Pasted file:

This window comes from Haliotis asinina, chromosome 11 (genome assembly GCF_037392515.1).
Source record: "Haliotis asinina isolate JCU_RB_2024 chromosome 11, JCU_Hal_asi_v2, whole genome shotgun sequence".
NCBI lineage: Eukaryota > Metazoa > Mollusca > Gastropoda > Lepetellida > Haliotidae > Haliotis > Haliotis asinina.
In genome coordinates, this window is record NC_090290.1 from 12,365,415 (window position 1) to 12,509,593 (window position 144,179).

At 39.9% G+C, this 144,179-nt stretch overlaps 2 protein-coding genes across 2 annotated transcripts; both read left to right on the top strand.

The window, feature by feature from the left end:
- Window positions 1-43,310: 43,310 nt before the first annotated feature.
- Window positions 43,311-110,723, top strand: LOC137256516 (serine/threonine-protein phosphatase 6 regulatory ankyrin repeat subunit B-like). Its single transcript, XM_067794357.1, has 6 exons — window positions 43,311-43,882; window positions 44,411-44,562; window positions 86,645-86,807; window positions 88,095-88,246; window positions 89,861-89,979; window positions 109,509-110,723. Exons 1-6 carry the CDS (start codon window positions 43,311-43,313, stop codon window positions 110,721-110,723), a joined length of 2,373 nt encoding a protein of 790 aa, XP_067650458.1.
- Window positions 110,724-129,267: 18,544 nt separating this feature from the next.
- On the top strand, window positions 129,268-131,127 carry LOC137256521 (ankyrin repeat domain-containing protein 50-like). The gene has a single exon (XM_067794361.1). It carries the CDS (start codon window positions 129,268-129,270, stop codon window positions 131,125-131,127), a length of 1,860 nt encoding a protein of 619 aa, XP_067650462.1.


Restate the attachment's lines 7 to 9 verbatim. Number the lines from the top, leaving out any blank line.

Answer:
- Window positions 1-43,310: 43,310 nt before the first annotated feature.
- Window positions 43,311-110,723, top strand: LOC137256516 (serine/threonine-protein phosphatase 6 regulatory ankyrin repeat subunit B-like). Its single transcript, XM_067794357.1, has 6 exons — window positions 43,311-43,882; window positions 44,411-44,562; window positions 86,645-86,807; window positions 88,095-88,246; window positions 89,861-89,979; window positions 109,509-110,723. Exons 1-6 carry the CDS (start codon window positions 43,311-43,313, stop codon window positions 110,721-110,723), a joined length of 2,373 nt encoding a protein of 790 aa, XP_067650458.1.
- Window positions 110,724-129,267: 18,544 nt separating this feature from the next.